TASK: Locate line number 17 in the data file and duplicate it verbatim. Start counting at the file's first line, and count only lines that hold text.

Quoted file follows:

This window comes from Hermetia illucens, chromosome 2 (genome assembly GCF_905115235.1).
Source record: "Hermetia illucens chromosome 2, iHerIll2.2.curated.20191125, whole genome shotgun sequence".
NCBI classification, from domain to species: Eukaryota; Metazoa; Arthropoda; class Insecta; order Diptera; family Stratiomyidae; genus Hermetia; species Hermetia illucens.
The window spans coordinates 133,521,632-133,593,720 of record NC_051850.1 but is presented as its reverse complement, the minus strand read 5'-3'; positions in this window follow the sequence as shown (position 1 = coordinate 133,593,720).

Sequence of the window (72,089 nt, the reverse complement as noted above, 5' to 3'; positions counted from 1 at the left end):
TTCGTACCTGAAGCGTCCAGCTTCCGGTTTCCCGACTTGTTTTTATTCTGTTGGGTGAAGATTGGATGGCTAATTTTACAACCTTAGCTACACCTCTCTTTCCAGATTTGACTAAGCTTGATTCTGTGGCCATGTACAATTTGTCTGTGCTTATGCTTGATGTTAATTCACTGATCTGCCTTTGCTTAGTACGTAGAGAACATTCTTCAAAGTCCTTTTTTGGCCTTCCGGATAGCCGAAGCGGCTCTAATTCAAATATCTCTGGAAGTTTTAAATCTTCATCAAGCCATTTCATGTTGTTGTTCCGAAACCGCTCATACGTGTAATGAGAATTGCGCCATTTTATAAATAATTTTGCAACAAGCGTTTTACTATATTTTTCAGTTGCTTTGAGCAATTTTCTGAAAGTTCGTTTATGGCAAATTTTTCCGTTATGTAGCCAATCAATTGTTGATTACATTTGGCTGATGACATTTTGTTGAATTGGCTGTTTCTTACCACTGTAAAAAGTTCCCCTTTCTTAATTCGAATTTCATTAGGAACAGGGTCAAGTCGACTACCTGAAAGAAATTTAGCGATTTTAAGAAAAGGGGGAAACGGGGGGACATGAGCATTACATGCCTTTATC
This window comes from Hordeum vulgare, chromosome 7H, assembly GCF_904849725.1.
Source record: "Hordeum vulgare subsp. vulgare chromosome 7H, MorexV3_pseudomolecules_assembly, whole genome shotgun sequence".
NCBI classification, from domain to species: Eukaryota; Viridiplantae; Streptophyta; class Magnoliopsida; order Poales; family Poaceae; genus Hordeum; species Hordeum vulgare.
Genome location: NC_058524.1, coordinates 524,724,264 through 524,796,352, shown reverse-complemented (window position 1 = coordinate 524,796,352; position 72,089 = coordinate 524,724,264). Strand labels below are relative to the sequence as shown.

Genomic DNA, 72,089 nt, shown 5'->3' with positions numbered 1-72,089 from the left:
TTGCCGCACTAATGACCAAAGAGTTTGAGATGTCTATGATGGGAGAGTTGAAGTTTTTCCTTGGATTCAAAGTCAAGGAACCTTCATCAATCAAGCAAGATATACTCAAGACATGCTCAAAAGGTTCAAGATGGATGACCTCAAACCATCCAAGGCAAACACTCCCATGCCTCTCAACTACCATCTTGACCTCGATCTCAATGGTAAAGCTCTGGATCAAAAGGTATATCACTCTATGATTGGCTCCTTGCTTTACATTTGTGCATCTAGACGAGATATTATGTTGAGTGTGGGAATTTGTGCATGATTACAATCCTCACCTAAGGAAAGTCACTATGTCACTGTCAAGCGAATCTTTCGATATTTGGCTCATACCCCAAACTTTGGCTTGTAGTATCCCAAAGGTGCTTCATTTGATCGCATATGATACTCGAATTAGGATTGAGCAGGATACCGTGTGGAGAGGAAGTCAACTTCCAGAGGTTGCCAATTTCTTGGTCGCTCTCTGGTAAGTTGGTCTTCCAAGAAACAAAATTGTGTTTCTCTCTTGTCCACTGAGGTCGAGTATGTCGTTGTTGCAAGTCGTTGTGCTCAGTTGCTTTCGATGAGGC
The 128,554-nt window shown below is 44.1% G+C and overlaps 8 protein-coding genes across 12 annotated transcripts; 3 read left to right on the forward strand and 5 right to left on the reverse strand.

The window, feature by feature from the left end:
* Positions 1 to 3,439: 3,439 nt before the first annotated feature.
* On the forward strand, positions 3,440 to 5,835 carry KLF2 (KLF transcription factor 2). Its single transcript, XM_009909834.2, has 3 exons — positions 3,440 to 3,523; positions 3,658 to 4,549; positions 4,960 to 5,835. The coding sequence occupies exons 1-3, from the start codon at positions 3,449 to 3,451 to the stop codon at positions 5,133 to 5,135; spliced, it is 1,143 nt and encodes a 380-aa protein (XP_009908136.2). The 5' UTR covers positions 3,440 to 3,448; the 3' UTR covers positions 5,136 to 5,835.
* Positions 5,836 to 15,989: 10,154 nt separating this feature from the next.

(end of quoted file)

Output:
* Positions 5,836 to 15,989: 10,154 nt separating this feature from the next.